One of the most famous examples of where polarization would have been extremely useful was the very brief observation of 'Oumuamua as it zipped through our solar system. Unfortunately, scientists didn't get a chance to use the technique as the unique object was already on its way out of the solar system before observing platforms could be brought to bear on it. There has been some speculation that 'Oumuamua itself was actually an alien probe, but unfortunately we will never be able to tell as it is no longer in observational range of any of our platforms.
That sad fact informs the final close-to-home mission concept from the paper—the design and assembly of a rapid response intercept mission for any new interstellar visitors telescopes find. This mission could be based on the ground, set to launch when the time is right, or launch ahead of time with the expectation that it will complete a hard burn to catch up with whatever object might be transiting our solar system.
Even if the object such a mission would visit turns out not to be a probe, it would still provide invaluable data for other scientific efforts. Dr. Socar-Navarro points out that dual use scenario would be the norm rather than the exception. Every one of the proposed missions would collect data that would be useful to scientific disciplines other than SETI, making it more appealing to funding agencies.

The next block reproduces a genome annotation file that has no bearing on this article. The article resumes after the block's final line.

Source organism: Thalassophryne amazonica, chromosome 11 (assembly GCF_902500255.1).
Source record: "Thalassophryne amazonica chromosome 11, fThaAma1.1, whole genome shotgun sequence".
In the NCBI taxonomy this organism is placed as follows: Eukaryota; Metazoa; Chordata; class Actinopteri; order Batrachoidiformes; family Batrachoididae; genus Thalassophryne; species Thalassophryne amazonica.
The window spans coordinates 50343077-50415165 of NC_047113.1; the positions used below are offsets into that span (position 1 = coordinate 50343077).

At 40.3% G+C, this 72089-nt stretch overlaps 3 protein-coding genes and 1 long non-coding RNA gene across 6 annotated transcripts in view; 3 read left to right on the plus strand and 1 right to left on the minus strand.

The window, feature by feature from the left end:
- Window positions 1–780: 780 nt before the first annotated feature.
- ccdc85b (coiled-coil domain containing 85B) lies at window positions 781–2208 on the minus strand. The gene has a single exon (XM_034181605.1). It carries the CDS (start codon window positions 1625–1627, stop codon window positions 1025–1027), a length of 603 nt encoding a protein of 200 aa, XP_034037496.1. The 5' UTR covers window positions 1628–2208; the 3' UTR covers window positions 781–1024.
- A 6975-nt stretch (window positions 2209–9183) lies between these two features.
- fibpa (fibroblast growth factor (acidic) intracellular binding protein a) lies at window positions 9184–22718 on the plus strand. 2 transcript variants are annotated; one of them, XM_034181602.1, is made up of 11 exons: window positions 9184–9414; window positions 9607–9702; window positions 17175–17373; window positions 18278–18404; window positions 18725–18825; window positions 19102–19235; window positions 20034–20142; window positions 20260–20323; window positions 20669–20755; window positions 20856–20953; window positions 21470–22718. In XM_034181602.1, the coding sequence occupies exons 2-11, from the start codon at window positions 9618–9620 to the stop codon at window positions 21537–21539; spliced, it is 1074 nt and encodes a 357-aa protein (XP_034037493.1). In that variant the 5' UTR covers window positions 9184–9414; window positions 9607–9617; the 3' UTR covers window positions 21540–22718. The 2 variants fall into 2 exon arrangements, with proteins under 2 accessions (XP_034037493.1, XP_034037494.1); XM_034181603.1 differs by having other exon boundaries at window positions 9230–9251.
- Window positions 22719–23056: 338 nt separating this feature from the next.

SETI itself still has that special place in the human psyche though. Dr. Socar-Navarro praises the participants of the Blue Marble workshop and stresses the importance of this ongoing search.
"Technosignature research brings in people from the whole world—the interest in other civilizations is something that excites our imagination collectively." he says. The virtual workshop participation of 53 excited scientists from 13 countries lends credence to his assertion. With luck, these workshops will be a first step towards increasing interest in finding a definitive answer to one of the most fundamental questions of the human condition—are we alone?